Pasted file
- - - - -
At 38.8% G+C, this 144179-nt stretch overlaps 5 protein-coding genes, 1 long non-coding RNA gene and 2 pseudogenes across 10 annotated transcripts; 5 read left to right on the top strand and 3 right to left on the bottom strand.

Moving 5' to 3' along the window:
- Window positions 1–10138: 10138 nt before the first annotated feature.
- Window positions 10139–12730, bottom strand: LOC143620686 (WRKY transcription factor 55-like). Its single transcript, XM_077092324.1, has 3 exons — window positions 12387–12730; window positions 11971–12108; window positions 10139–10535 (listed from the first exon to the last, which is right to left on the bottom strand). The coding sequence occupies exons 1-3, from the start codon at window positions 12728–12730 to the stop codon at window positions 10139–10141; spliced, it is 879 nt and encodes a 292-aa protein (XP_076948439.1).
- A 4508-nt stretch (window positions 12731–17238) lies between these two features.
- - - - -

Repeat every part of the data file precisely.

At 38.8% G+C, this 144179-nt stretch overlaps 5 protein-coding genes, 1 long non-coding RNA gene and 2 pseudogenes across 10 annotated transcripts; 5 read left to right on the top strand and 3 right to left on the bottom strand.

Moving 5' to 3' along the window:
- Window positions 1–10138: 10138 nt before the first annotated feature.
- Window positions 10139–12730, bottom strand: LOC143620686 (WRKY transcription factor 55-like). Its single transcript, XM_077092324.1, has 3 exons — window positions 12387–12730; window positions 11971–12108; window positions 10139–10535 (listed from the first exon to the last, which is right to left on the bottom strand). The coding sequence occupies exons 1-3, from the start codon at window positions 12728–12730 to the stop codon at window positions 10139–10141; spliced, it is 879 nt and encodes a 292-aa protein (XP_076948439.1).
- A 4508-nt stretch (window positions 12731–17238) lies between these two features.